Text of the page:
Uncovering the Hidden Risk Architecture of the Schizophrenias: Confirmation in Three Independent Genome-Wide Association Studies

The authors sought to demonstrate that schizophrenia is a
heterogeneous group of heritable disorders caused by different genotypic
networks that cause distinct clinical syndromes.

In a large genome-wide association study of cases with
schizophrenia and controls, the authors first identified sets of
interacting single-nucleotide polymorphisms (SNPs) that cluster within
particular individuals (SNP sets) regardless of clinical status. Second,
they examined the risk of schizophrenia for each SNP set and tested
replicability in two independent samples. Third, they identified
genotypic networks composed of SNP sets sharing SNPs or subjects.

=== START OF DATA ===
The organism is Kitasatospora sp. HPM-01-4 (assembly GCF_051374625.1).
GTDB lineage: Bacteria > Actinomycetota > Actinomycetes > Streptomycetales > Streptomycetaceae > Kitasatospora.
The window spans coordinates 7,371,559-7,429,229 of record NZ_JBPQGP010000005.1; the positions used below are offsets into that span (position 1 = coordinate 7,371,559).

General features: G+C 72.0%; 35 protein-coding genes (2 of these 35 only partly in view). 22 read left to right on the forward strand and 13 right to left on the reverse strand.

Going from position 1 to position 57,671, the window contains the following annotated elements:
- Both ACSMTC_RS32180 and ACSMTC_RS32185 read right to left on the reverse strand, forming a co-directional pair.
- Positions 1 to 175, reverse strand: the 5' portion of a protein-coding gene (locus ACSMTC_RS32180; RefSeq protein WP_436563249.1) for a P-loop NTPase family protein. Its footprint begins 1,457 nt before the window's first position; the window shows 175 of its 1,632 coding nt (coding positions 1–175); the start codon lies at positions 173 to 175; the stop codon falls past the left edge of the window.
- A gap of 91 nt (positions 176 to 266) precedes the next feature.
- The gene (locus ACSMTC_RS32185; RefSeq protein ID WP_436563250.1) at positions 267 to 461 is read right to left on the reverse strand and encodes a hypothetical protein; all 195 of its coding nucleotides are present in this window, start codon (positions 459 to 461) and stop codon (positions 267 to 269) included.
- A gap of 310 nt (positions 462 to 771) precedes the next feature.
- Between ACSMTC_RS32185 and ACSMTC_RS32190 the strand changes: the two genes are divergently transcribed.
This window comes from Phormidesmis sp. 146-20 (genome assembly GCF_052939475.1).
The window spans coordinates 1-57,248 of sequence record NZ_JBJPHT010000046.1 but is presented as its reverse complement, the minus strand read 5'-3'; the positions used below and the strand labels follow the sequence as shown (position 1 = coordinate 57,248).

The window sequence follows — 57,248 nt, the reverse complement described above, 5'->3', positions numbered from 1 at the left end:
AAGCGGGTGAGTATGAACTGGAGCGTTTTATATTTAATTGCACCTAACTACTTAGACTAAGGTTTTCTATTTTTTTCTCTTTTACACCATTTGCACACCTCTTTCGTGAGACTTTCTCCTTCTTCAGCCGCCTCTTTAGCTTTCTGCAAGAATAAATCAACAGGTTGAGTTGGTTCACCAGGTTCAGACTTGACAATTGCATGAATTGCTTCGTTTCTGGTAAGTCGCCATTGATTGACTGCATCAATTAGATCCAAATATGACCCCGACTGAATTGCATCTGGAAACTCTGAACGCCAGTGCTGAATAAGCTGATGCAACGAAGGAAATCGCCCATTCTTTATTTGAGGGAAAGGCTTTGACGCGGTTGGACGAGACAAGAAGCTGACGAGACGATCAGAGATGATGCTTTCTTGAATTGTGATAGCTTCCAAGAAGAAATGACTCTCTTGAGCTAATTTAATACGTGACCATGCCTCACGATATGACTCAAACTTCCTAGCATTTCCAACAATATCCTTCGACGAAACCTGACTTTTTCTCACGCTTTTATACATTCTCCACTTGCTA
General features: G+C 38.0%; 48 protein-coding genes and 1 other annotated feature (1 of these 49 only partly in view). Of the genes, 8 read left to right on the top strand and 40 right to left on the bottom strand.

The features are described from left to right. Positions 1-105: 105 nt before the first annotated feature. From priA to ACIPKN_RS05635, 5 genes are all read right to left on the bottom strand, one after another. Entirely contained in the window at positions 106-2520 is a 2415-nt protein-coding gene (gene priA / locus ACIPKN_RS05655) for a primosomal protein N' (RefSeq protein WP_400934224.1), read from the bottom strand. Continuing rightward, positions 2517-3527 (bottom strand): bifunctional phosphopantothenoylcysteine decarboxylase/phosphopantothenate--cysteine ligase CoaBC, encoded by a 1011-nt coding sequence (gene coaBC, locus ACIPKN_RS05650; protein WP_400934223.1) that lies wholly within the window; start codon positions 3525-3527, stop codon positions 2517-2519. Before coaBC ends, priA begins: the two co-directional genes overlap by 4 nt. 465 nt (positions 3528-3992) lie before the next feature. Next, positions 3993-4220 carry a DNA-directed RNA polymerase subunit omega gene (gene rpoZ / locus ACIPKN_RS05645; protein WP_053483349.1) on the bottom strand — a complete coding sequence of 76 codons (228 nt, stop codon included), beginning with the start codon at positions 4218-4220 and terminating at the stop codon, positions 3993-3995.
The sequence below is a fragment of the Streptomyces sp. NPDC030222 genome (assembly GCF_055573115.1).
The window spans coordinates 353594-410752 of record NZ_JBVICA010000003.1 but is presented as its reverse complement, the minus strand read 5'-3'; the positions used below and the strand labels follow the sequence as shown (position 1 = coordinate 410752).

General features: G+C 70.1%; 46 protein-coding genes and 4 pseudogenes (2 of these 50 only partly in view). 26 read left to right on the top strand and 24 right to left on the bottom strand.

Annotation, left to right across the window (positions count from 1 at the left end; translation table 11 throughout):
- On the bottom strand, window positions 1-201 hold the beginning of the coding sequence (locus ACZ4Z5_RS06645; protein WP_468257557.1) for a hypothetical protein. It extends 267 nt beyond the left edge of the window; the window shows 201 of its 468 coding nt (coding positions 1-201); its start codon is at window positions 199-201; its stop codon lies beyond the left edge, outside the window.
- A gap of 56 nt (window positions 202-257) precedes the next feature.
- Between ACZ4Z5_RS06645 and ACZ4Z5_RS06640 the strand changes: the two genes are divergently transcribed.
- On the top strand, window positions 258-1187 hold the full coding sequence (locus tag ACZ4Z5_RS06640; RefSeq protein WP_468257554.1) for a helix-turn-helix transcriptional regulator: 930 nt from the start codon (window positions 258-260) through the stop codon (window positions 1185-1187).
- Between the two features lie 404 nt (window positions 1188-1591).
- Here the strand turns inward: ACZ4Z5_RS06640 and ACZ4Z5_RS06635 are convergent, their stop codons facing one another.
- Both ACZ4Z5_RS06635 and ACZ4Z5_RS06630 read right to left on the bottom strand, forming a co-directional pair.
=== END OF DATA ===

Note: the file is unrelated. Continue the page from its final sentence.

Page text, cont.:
Fourth, they identified sets of distinct clinical features that cluster
in particular cases (phenotypic sets or clinical syndromes) without
regard for their genetic background. Fifth, they tested whether SNP sets
were associated with distinct phenotypic sets in a replicable manner
across the three studies.

The authors identified 42 SNP sets associated with a 70% or
greater risk of schizophrenia, and confirmed 34 (81%) or more with
similar high risk of schizophrenia in two independent samples. Seventeen
networks of SNP sets did not share any SNP or subject. These disjoint
genotypic networks were associated with distinct gene products and
clinical syndromes (i.e., the schizophrenias) varying in symptoms and
severity. Associations between genotypic networks and clinical syndromes
were complex, showing multifinality and equifinality. The interactive
networks explained the risk of schizophrenia more than the average
effects of all SNPs (24%).

Schizophrenia is a group of heritable disorders caused by a
moderate number of separate genotypic networks associated with several
distinct clinical syndromes.

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